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Your license lets you on the HF bands as well, your main 'restriction' is only using 10W (CB is 4) and only using commercial radios or kits i.e. not home brew to your own design :lol: The intermediate and advanced allow more power and better understanding :thumbup: M0ZIM by May would be going some IMO but if your local club is running the courses it could be done.

If you're mainly going to chit chat fairly local (within say 25 miles max or through repeaters) then FM VHF/UHF is perfect and significantly cheaper than having HF capability. A Yaesu FT-7900E is a dual band remotable head and not too expensive. I think the cheaper models have fixed heads.

For 2M a Diamond M-285S is a nice bendy antenna but for dual band (2M + 70cm) they all seem to be based on quite rigid designs that are easily broken :( I had to try really hard to break my last M-285S :) I have a small collection of bent dual banders!
 

Andrew Prince

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Gary,
does your change in signature mean that you've qualified further with the whole VHF thing?

If so, well done :thumbup:
 

Gary Stockton

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Yep - qualified at Intermediate License on Saturday :)

Start my Advanced course next week - exams on 7 April !!
 

Jon Wildsmith

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well done :thumbup: be nice to have the advanced out of the way :)
 

TonyP

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So what's involved in getting a license? What different types/levels are there?
 

Gary Stockton

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Best is to find a radio club local to you and chat to them. Www.rsgb.org can help. Ofcom require you to be licensed to operate a radio station. The three levels are

Foundation
Gives basic low power transmissions on limited bands only in the UK. Can use HF, VHF and UHF. Cannot build or modify equipment. Cannot operate beyond low-water line or in the air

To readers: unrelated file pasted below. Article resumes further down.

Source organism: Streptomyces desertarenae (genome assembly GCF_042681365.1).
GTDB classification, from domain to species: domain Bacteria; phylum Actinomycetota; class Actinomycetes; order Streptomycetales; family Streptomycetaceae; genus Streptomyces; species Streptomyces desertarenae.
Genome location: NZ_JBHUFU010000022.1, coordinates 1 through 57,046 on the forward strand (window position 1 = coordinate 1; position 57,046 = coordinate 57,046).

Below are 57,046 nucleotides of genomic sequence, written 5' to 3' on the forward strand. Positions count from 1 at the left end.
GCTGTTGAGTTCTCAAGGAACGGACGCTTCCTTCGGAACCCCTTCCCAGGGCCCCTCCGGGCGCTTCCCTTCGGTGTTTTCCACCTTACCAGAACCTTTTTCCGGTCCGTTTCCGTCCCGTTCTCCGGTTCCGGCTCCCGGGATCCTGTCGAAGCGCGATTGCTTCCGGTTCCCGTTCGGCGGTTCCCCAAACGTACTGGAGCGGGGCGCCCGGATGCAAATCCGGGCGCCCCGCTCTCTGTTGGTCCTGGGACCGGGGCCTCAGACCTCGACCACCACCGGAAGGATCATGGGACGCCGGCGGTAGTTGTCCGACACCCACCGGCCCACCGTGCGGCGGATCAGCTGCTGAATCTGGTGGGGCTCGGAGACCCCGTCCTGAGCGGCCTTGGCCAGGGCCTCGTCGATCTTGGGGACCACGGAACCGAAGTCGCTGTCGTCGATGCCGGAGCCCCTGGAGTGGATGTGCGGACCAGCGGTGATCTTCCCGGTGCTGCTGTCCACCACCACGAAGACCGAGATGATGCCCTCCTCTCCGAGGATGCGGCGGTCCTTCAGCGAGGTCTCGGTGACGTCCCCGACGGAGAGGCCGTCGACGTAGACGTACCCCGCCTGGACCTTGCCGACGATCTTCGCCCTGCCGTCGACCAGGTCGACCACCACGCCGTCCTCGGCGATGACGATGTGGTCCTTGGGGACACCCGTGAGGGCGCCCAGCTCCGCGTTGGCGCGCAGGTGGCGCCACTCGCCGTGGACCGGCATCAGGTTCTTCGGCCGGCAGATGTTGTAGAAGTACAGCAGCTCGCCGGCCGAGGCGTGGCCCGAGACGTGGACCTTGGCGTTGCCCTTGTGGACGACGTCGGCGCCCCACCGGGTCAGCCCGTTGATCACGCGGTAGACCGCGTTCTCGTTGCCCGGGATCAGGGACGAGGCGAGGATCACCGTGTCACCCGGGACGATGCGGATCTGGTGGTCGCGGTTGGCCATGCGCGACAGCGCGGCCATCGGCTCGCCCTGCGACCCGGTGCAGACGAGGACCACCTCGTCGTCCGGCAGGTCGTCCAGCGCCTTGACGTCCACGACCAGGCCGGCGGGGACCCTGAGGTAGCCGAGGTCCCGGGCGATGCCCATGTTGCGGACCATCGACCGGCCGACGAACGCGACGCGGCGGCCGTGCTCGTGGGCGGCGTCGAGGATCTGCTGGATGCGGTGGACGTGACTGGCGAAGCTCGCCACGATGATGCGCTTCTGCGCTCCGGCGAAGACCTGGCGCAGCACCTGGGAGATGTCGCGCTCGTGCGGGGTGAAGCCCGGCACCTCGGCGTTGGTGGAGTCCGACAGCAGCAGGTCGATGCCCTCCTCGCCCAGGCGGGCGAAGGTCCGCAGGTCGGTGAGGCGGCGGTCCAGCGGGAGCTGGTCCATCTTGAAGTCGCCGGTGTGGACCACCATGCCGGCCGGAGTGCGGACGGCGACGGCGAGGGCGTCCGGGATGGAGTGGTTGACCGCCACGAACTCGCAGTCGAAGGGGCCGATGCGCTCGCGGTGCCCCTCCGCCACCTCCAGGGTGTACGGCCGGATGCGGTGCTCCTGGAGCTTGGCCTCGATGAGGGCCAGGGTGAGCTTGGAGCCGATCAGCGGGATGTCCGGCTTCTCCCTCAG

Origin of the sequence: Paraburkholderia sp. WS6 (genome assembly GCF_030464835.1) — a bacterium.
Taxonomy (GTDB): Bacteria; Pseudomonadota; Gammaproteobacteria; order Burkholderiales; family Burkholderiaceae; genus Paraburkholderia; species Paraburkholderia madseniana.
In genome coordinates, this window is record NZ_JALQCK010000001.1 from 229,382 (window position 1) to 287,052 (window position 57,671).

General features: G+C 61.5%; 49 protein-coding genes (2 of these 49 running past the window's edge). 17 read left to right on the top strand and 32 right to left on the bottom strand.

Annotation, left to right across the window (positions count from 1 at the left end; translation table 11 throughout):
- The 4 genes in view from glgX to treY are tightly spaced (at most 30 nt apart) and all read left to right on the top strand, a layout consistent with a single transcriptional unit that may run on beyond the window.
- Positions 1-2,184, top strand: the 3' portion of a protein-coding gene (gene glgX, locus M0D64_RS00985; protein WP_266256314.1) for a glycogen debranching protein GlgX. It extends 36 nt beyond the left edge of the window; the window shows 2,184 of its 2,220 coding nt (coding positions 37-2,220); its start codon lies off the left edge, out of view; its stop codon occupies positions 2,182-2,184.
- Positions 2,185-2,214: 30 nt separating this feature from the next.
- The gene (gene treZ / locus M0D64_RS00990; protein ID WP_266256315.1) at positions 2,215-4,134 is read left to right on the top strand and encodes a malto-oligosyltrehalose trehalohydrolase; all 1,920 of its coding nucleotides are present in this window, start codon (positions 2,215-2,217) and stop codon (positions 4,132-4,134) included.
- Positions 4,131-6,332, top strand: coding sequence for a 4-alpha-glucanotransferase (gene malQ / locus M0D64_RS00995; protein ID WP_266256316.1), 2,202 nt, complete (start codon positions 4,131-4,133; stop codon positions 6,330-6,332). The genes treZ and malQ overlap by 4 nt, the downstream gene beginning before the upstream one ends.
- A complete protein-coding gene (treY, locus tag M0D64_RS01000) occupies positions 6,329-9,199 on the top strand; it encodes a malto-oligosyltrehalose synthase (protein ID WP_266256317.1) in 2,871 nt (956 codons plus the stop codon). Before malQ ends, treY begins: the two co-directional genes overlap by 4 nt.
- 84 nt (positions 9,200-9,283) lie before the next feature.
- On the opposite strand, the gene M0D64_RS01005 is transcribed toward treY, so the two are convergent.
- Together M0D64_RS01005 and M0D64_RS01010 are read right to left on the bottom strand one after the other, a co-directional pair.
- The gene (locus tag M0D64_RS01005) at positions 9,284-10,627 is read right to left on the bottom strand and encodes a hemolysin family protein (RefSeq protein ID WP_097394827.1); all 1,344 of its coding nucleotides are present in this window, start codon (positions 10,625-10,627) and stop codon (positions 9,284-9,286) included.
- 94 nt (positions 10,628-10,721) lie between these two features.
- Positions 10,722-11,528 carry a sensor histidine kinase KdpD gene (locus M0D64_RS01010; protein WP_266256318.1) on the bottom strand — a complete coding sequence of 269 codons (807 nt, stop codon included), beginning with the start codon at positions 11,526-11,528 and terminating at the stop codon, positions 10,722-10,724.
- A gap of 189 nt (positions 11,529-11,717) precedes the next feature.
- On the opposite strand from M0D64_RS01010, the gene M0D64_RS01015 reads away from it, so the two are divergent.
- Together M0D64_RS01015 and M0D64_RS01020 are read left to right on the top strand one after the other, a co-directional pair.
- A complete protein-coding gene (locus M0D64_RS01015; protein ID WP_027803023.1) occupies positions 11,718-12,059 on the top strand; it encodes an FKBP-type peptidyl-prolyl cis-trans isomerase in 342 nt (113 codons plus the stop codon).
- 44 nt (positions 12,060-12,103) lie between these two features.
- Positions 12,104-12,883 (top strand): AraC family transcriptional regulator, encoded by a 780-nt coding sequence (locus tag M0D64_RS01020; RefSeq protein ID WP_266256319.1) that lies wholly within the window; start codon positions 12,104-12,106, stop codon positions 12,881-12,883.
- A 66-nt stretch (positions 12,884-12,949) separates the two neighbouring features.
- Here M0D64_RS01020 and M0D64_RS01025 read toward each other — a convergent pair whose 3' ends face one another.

Intermediate
More transmission power!! Can build / modify equipment. Access to more bands. UK only. Cannot operate beyond low-water mark or in the air.

Advanced
More power!!! can build / modify kit, more bands and more privileges. Can operate internationally as long as location is within CEPT agreement countries. Can operate marine radio or in the air.


Those are main diffs - there are others relating to Special Event Stations etc. The higher the level the more electronics and theory you need to understand ... I should have paid more attention at 'O' Level Physics lessons :)

Cheers
 

TonyP

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Thanks Gary, don't know much about this at all. And why would one want to get this? I understand the UHF and VHF bits, so allowing long range communication if you are overlanding etc, but as a normal UK based person, why? Is it a hobby driven exercise for most folk?
 

Gary Stockton

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Defo hobby-driven, but most 4x4 response groups use VHF on ops coz CB is kak. So that's my interest mostly - and when we go to the Pyrenees I should hopefully be able to have better comms with the lead navigator :)